Systems Biology. We have begun several projects to integrate the large volumes of data accumulating from genomes, gene expression, proteomics, and metabolomics by considering various types of network models.

Machine learning methods are being used to determine the factors and their relative importance for a given behavior; the advantage of this approach is that many combinations of factors can be evaluated rapidly and automatically.


Selected Publications

1: Flatow D, Leelananda SP, Skliros A, Kloczkowski A, Jernigan RL. Volumes and
Surface Areas: Geometries and Scaling Relationships Between Coarse-Grained and
Atomic Structures. Curr Pharm Des. 2013 May 22. [Epub ahead of print] PubMed
PMID: 23713774.

2: Jernigan RL. Possible alternative and extension to the use of dynamics for
structure matching: comment on “Comparing proteins by their internal dynamics:
exploring structure-function relationships beyond static structural alignments”
by C. Micheletti. Phys Life Rev. 2013 Mar;10(1):37-8; discussion 39-40. doi:
10.1016/j.plrev.2013.01.013. Epub 2013 Feb 1. PubMed PMID: 23394959.

3: Park JK, Jernigan R, Wu Z. Coarse grained normal mode analysis vs. refined
Gaussian Network Model for protein residue-level structural fluctuations. Bull
Math Biol. 2013 Jan;75(1):124-60. doi: 10.1007/s11538-012-9797-y. Epub 2013 Jan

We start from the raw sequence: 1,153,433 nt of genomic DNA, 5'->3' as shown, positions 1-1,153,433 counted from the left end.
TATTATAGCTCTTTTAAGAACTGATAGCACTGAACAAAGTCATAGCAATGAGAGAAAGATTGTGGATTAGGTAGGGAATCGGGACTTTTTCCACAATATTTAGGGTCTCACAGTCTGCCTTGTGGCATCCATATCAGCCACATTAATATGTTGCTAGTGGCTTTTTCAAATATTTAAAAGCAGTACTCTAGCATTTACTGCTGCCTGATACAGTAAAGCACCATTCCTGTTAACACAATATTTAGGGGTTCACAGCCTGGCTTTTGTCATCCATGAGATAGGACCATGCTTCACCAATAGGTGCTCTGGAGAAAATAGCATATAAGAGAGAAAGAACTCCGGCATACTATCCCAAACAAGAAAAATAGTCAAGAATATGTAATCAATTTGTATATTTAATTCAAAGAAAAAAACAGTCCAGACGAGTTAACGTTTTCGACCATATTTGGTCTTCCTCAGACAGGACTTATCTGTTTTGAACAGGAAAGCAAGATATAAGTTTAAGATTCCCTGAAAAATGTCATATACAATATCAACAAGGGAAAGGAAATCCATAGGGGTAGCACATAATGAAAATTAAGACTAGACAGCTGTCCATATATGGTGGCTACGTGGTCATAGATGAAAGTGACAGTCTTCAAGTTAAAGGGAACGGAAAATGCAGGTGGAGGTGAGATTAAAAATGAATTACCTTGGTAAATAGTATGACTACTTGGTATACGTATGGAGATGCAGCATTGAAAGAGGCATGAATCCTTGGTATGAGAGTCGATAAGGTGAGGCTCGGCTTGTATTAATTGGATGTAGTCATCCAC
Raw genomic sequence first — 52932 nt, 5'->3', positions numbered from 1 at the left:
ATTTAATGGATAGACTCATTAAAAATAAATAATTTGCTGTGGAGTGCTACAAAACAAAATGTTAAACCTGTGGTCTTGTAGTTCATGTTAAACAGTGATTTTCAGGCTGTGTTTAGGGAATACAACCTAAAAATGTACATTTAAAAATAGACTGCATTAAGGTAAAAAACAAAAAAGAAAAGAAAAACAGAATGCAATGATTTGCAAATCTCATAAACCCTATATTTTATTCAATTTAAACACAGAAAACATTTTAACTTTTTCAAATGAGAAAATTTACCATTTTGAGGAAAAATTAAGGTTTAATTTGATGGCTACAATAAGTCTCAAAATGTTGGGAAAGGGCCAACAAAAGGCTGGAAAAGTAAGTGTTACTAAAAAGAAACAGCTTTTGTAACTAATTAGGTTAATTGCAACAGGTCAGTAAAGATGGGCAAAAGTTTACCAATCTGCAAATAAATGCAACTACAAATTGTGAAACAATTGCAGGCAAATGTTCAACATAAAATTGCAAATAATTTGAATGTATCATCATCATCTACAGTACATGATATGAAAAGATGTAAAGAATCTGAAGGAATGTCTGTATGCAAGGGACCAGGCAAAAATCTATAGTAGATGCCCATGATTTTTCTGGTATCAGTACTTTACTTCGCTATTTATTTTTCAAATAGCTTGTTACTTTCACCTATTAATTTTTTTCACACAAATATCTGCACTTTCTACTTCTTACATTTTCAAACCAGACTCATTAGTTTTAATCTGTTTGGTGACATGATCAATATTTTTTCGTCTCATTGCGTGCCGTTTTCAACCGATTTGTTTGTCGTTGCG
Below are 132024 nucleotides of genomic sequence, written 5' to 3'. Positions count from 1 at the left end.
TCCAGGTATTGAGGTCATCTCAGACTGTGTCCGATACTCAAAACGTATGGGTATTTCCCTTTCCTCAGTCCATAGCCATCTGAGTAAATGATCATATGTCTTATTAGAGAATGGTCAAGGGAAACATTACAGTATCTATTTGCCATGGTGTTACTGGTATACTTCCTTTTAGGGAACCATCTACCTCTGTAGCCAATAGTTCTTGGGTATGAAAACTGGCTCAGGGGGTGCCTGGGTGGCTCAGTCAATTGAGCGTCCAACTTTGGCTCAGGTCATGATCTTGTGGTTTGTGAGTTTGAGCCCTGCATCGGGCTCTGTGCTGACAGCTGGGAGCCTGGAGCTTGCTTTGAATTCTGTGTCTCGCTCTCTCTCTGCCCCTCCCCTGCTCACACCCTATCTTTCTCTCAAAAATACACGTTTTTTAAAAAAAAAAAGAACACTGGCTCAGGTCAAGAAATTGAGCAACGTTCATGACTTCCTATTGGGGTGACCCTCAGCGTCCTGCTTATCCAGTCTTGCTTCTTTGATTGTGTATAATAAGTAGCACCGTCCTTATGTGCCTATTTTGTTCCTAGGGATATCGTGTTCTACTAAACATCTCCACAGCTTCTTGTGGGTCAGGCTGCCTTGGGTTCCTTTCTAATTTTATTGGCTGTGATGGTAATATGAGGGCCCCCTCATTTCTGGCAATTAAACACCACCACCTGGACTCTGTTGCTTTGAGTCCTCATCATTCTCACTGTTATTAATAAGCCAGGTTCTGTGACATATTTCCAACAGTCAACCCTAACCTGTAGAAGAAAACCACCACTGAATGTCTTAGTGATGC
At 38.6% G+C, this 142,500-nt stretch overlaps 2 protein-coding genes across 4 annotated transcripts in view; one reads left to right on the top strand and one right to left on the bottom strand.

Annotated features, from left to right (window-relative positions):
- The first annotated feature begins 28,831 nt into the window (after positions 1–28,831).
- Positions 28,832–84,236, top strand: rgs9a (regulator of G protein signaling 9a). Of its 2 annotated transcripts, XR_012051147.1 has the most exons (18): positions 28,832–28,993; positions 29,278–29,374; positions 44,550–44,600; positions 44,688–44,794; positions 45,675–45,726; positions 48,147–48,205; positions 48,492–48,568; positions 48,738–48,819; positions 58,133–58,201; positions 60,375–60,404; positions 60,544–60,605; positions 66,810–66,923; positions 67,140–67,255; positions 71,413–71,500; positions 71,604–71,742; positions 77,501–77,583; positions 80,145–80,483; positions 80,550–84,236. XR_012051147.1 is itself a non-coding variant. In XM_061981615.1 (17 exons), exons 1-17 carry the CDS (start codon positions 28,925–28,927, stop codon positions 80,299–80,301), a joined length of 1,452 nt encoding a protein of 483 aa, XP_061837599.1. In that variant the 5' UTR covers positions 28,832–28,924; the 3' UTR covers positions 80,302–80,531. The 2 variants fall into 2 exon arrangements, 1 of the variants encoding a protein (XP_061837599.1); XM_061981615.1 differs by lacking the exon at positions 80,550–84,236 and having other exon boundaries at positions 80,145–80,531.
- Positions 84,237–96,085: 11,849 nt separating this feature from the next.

8. PubMed PMID: 23296997.

4: Gu Y, Sun W, Wang G, Zimmermann MT, Jernigan RL, Fang N. Revealing rotational
modes of functionalized gold nanorods on live cell membranes. Small. 2013 Mar
11;9(5):785-92. doi: 10.1002/smll.201201808. Epub 2012 Nov 1. PubMed PMID:
23124917.

5: Huang Y, Bonett S, Kloczkowski A, Jernigan R, Wu Z. P.R.E.S.S.–an R-package
for exploring residual-level protein structural statistics. J Bioinform Comput
Biol. 2012 Jun;10(3):1242007. doi: 10.1142/S0219720012420073. PubMed PMID:
22809383.

6: Zimmermann MT, Leelananda SP, Kloczkowski A, Jernigan RL. Combining
statistical potentials with dynamics-based entropies improves selection from
protein decoys and docking poses. J Phys Chem B. 2012 Jun 14;116(23):6725-31.
doi: 10.1021/jp2120143. Epub 2012 Apr 23. PubMed PMID: 22490366.

7: Skliros A, Zimmermann MT, Chakraborty D, Saraswathi S, Katebi AR, Leelananda
SP, Kloczkowski A, Jernigan RL. The importance of slow motions for protein
functional loops. Phys Biol. 2012 Feb 7;9(1):014001. [Epub ahead of print] PubMed
PMID: 22314977.

8: Gniewek P, Kolinski A, Jernigan RL, Kloczkowski A. How noise in force fields
can affect the structural refinement of protein models? Proteins. 2011 Nov 3.
doi: 10.1002/prot.23240. [Epub ahead of print] PubMed PMID: 22223184; PubMed
Central PMCID: PMC3326201.

9: Zimmermann MT, Skliros A, Kloczkowski A, Jernigan RL. Immunoglobulin structure
exhibits control over CDR motion. Immunome Res. 2011 Nov 8;7(2):5. PubMed PMID:
22130154.

10: Zimmermann MT, Kloczkowski A, Jernigan RL. MAVENs: motion analysis and
visualization of elastic networks and structural ensembles. BMC Bioinformatics.
2011 Jun 28;12:264. doi: 10.1186/1471-2105-12-264. PubMed PMID: 21711533; PubMed
Central PMCID: PMC3213244.

11: Leelananda SP, Towfic F, Jernigan RL, Kloczkowski A. Exploration of the